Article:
The solution attains a number as the answer, whereas I attain a function of [itex]\theta[/itex]. (the wave functions are all specified).
     
  9. Dec 30, 2013 #8

    vela

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    No one said it was. You seemed to have implied that ##r^2## wasn't correct because it didn't have units of volume. I was pointing out the volume element includes ##dr## so that the units work out.

    Did you provide us with the complete problem statement? I don't see how you can get just a number if ##l## isn't specified and you're not integrating over ##\theta##.
     
  10. Dec 31, 2013 #9
    I saw that, and the reply was merely aimed to be a correction in recognition of your point.

    All n,l,m are specified with the wave functions.

    Here's the complete problem statement:

    ψ[itex]_{210}[/itex]=[itex]\sqrt{\frac{1}{2a^{3}\pi}}[/itex][itex]\frac{r}{4a}[/itex]exp[itex]^{\frac{-r}{2a}}[/itex]cos[itex]\theta[/itex]

    ψ[itex]_{211}[/itex]=[itex]\sqrt{\frac{-1}{a^{3}\pi}}[/itex][itex]\frac{r}{8a}[/itex]exp[itex]^{\frac{-r}{2a}}[/itex]sin[itex]\theta[/itex]exp[itex]^{i\phi}[/itex]

    ψ[itex]_{21-1}[/itex]=ψ[itex]^{*}[/itex][itex]_{211}[/itex]

    ψ[itex]_{(\underline{r},t=0)}[/itex]=[itex]\frac{1}{\sqrt{3}}[/itex](ψ[itex]_{210}[/itex]+ψ[itex]_{211}[/itex]+ψ[itex]_{21-1}[/itex])

    The question then is: what is the probability density distribution as a function of μ = cos[itex]\theta[/itex]
     
  11. Dec 31, 2013 #10

    vela

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    OK, that makes more sense. That combination of spherical harmonics is spherically symmetric, so you should get a uniform distribution as a function of ##\cos \theta##. It seems to me the problem may be that you didn't break up the original wave functions properly into ##R_{nl}(r)##, ##\Theta_{lm}(\theta)##, and ##\Phi_m(\phi)##.
     
  12. Jan 1, 2014 #11
    The only obvious mistake in breaking up the wave function that I can see is where the normalization constant should go.
    But regardless of how I do this, I attain a function of θ, rather than 1/2.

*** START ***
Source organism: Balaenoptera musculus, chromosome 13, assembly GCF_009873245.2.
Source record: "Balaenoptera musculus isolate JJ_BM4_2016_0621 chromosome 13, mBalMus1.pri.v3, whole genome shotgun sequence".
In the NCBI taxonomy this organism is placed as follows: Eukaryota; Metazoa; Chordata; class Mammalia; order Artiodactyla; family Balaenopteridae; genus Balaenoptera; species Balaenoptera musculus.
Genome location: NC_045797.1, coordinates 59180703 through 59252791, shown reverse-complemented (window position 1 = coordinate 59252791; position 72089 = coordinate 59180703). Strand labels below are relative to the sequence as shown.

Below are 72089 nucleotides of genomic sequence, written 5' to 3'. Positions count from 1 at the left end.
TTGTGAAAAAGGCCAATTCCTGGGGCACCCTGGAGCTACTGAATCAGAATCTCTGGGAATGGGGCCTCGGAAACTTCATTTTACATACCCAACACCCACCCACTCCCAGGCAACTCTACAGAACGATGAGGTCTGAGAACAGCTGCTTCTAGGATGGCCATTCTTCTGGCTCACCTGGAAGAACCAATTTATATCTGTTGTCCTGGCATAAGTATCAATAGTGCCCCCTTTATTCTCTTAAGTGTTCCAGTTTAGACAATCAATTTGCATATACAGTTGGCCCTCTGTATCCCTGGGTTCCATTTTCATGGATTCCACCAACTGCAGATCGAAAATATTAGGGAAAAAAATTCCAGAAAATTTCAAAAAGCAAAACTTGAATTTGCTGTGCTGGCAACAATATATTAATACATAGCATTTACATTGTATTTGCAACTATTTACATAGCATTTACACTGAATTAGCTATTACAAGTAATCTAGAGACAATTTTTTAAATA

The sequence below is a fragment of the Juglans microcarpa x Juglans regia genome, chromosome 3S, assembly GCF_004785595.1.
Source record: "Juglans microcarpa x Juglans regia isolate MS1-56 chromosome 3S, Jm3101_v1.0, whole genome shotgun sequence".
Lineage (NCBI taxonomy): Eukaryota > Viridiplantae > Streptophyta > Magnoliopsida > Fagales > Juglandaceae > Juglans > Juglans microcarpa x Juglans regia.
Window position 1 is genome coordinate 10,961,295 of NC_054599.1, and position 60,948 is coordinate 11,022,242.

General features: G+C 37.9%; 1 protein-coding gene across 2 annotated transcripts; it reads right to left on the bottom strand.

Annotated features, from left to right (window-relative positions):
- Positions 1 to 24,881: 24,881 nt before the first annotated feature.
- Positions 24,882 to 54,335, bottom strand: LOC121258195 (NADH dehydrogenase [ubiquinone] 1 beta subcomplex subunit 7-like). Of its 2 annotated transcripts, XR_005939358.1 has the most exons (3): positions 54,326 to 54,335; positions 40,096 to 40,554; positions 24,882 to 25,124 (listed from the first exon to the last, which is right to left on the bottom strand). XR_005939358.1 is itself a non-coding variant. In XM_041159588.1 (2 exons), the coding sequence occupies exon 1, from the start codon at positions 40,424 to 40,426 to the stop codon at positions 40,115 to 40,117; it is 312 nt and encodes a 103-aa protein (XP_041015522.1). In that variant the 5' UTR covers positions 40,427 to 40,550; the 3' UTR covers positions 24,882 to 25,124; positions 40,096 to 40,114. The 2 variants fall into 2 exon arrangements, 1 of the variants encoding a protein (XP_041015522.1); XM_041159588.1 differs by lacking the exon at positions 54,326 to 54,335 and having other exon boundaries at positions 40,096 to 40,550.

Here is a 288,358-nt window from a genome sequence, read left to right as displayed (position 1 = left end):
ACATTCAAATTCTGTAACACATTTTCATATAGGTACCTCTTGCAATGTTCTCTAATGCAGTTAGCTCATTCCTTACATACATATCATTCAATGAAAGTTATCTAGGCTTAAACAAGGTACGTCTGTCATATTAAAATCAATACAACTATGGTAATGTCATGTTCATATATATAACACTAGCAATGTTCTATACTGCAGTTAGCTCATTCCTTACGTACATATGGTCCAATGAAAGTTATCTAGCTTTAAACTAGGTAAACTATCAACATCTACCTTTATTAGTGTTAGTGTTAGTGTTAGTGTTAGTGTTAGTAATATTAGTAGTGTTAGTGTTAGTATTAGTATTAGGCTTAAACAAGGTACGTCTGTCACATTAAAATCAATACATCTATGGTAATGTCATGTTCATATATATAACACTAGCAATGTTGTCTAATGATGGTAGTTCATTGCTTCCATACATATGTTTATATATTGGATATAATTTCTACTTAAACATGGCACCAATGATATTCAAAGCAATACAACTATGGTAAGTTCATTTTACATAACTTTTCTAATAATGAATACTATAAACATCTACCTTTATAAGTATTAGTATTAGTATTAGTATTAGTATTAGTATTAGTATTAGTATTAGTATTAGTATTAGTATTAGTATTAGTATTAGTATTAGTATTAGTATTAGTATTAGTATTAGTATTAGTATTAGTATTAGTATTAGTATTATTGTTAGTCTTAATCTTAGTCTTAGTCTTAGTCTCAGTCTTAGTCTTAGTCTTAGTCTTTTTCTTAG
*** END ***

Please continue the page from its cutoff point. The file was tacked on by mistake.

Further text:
13. Jan 1, 2014 #12

    vela

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    Well, we can't tell what you're doing wrong if you don't show us your work.
     
  14. Jan 2, 2014 #13
    D([itex]\mu[/itex])d[itex]\mu[/itex]=[itex]^{∞}_{0}[/itex][itex]\int[/itex][itex]^{2\pi}_{0}[/itex][itex]\int[/itex]([itex]\psi[/itex][itex]_{210}[/itex]+[itex]\psi[/itex][itex]_{211}[/itex]+[itex]\psi[/itex][itex]_{21-1}[/itex])*([itex]\psi[/itex][itex]_{210}[/itex]+[itex]\psi[/itex][itex]_{211}[/itex]+[itex]\psi[/itex][itex]_{21-1}[/itex]) r[itex]^{2}[/itex]drd[itex]\mu[/itex]d[itex]\phi[/itex]

    => D([itex]\mu[/itex])= ([itex]\psi[/itex][itex]_{210}[/itex]+[itex]\psi[/itex][itex]_{211}[/itex]+[itex]\psi[/itex][itex]_{21-1}[/itex])*([itex]\psi[/itex][itex]_{210}[/itex]+[itex]\psi[/itex][itex]_{211}[/itex]+[itex]\psi[/itex][itex]_{21-1}[/itex]) r[itex]^{2}[/itex]drd[itex]\phi[/itex]

    Integrate over [itex]\phi[/itex]:

    [itex]^{2\pi}_{0}[/itex][itex]\int[/itex]([itex]\psi[/itex][itex]_{210}[/itex]+[itex]\psi[/itex][itex]_{211}[/itex]+[itex]\psi[/itex][itex]_{21-1}[/itex])*([itex]\psi[/itex][itex]_{210}[/itex]+[itex]\psi[/itex][itex]_{211}[/itex]+[itex]\psi[/itex][itex]_{21-1}[/itex]) r[itex]^{2}[/itex]d[itex]\phi[/itex] = |R[itex]_{21}[/itex][itex]\Theta[/itex][itex]_{10}[/itex]|[itex]^{2}[/itex] + |R[itex]_{21}[/itex][itex]\Theta[/itex][itex]_{11}[/itex]|[itex]^{2}[/itex] + |R[itex]_{21}[/itex][itex]\Theta[/itex][itex]_{1-1}[/itex]|[itex]^{2}[/itex]


    Integrate over r:

    [itex]^{∞}_{0}[/itex][itex]\int[/itex] = |R[itex]_{21}[/itex][itex]\Theta[/itex][itex]_{10}[/itex]|[itex]^{2}[/itex] + |R[itex]_{21}[/itex][itex]\Theta[/itex][itex]_{11}[/itex]|[itex]^{2}[/itex] + |R[itex]_{21}[/itex][itex]\Theta[/itex][itex]_{1-1}[/itex]|[itex]^{2}[/itex] dr = [itex]^{∞}_{0}[/itex][itex]\int[/itex] |R[itex]_{21}[/itex]|[itex]^{2}[/itex]|[itex]\Theta[/itex][itex]_{10}[/itex]|[itex]^{2}[/itex] + |R[itex]_{21}[/itex]|[itex]^{2}[/itex]|[itex]\Theta[/itex][itex]_{11}[/itex]|[itex]^{2}[/itex] + |R[itex]_{21}[/itex]|[itex]^{2}[/itex]|[itex]\Theta[/itex][itex]_{1-1}[/itex]|[itex]^{2}[/itex] dr

    = [itex]^{∞}_{0}[/itex][itex]\int[/itex] |[itex]\Theta[/itex][itex]_{10}[/itex]|[itex]^{2}[/itex]+|[itex]\Theta[/itex][itex]_{11}[/itex]|[itex]^{2}[/itex]+|[itex]\Theta[/itex][itex]_{1-1}[/itex]|[itex]^{2}[/itex]

    (by normalisation of Rnl's)

    = cos[itex]^{2}[/itex][itex]\theta[/itex] + sin[itex]^{2}[/itex][itex]\theta[/itex] + sin[itex]^{2}[/itex][itex]\theta[/itex]
     
  15. Jan 2, 2014 #14

    vela

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    You're not getting the normalization of the ##\Theta_{lm}##'s correct.

    Take ##\psi_{210}##. The constant at the front of
    $$\psi_{210} = \sqrt{\frac{1}{8\pi a_0^3}}\left(\frac{r}{2a_0}\right)e^{-r/2a_0}\cos\theta.$$ is a combination of the normalization constants for ##R_{21}##, ##\Theta_{10}##, and ##\Phi_{0}##. You need to separate them out correctly.
     
  16. Jan 5, 2014 #15
    Thanks for your help, I can see were this is going.